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[Article] Tower Design in Tower Defense Games (and Game Design in General)


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#1 ZDG_Anthony   Members   -  Reputation: 140

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Posted 25 December 2013 - 10:33 AM

Hello everyone,
 
I'm Anthony, and I'm super excited to post my second article here to GameDev.net. I am the lead dev for a game called Artifex Dei. I have been working on writing bi-weekly articles about some of the materials and experiences I came across while designing and coding this game.
 
This second article talks about a few gripes I have with Tower Defense games, where some of their pitfalls lie, and how they can be greatly improved. Most of the topics I touch upon in this article can also be applied to game design in general, since many of the same principles still apply.
 
You can read the article here: http://www.artifexdei.com/tower_design.html
 
Let me know what you think!
 
About Artifex -
Artifex Dei is a new concept; an open-world tower defense RPG. The player must balance their time between exploring dungeons and gearing up, and building additional towers to bolster their city defenses. Along the way, new abilities are unlocked, and new biomes are discovered. Poke around the website and check it out!
 
We have a short description of the game posted in our About Section,
as well as several screenshots in our Media Gallery
 
 
Keep yourself updated from our twitter account @artifexdei, and stay tuned for the next article, about creating In-Game Cutscenes.
 
Thanks everybody!



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#2 Paprik   Members   -  Reputation: 169

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Posted 25 December 2013 - 06:37 PM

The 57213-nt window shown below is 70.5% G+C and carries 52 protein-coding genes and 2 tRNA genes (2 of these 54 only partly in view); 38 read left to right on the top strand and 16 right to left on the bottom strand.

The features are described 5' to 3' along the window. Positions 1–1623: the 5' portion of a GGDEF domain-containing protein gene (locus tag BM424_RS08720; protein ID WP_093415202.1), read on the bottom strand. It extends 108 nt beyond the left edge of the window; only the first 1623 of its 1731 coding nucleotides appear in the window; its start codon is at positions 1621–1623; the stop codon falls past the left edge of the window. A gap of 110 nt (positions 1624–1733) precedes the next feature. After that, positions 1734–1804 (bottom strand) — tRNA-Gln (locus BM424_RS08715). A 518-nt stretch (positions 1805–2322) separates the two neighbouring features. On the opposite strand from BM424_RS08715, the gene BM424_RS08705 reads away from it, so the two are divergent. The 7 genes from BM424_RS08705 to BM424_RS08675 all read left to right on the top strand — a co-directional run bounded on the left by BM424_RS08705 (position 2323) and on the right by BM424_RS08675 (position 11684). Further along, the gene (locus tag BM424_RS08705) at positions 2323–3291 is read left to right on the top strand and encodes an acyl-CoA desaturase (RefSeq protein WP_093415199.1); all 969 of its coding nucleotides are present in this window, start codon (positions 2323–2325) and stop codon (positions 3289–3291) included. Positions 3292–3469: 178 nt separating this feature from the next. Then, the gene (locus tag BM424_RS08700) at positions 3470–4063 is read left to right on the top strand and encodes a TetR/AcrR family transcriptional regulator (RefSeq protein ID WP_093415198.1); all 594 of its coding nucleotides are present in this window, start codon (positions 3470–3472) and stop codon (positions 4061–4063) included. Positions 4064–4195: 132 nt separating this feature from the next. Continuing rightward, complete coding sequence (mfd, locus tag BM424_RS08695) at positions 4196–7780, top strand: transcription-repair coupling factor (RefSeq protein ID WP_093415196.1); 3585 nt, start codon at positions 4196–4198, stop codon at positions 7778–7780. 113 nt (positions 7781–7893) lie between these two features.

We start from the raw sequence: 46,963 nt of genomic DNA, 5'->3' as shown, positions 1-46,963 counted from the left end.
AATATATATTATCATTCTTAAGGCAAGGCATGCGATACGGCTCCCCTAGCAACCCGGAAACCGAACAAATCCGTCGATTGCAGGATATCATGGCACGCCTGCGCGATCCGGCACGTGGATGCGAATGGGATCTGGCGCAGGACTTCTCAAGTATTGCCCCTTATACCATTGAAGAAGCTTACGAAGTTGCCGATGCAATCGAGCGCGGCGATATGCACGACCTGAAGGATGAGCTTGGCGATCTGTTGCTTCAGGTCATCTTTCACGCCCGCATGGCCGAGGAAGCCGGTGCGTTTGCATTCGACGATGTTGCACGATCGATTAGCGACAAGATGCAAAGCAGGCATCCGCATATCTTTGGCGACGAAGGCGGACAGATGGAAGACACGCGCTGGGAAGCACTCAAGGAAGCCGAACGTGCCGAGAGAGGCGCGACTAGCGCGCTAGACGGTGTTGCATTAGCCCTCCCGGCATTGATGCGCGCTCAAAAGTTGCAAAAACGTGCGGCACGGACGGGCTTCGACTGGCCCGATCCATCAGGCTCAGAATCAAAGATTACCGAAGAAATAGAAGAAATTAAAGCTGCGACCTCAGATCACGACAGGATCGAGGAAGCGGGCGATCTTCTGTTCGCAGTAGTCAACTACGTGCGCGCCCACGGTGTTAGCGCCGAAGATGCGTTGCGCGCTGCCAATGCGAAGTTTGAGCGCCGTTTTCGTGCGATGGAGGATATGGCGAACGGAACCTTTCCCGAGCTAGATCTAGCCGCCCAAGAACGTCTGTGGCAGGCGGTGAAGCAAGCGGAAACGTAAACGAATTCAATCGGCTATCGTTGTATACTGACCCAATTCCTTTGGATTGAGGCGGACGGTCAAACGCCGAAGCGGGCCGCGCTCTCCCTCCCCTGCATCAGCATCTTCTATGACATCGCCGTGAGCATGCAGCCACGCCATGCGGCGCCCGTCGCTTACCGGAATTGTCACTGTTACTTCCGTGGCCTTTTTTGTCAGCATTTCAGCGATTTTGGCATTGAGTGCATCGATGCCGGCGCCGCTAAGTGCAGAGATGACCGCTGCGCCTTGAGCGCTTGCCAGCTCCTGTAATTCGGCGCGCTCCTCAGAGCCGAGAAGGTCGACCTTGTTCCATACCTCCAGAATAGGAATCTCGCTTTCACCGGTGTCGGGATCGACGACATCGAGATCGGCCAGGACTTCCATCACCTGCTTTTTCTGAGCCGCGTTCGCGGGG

Interesting article. You bring up some very valid points.

 

However, the beginning of the second chapter is a bit weird. " In my opinion, this is a terrible mechanic for tower defense games. " I don't even know what that's referring to. Also, I'm not a fan of the font choice. It might be suitable for headings, but it makes the text a bit unreadable. And lastly, what would be nice is more examples of ways to be innovative - basically describing key concepts used in other tower defense games that make them stand out and what they have in common.

 

Anyway, good job and good luck with your game!



#3 ZDG_Anthony   Members   -  Reputation: 140

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Posted 25 December 2013 - 07:33 PM

Interesting article. You bring up some very valid points.

 

However, the beginning of the second chapter is a bit weird. " In my opinion, this is a terrible mechanic for tower defense games. " I don't even know what that's referring to. Also, I'm not a fan of the font choice. It might be suitable for headings, but it makes the text a bit unreadable. And lastly, what would be nice is more examples of ways to be innovative - basically describing key concepts used in other tower defense games that make them stand out and what they have in common.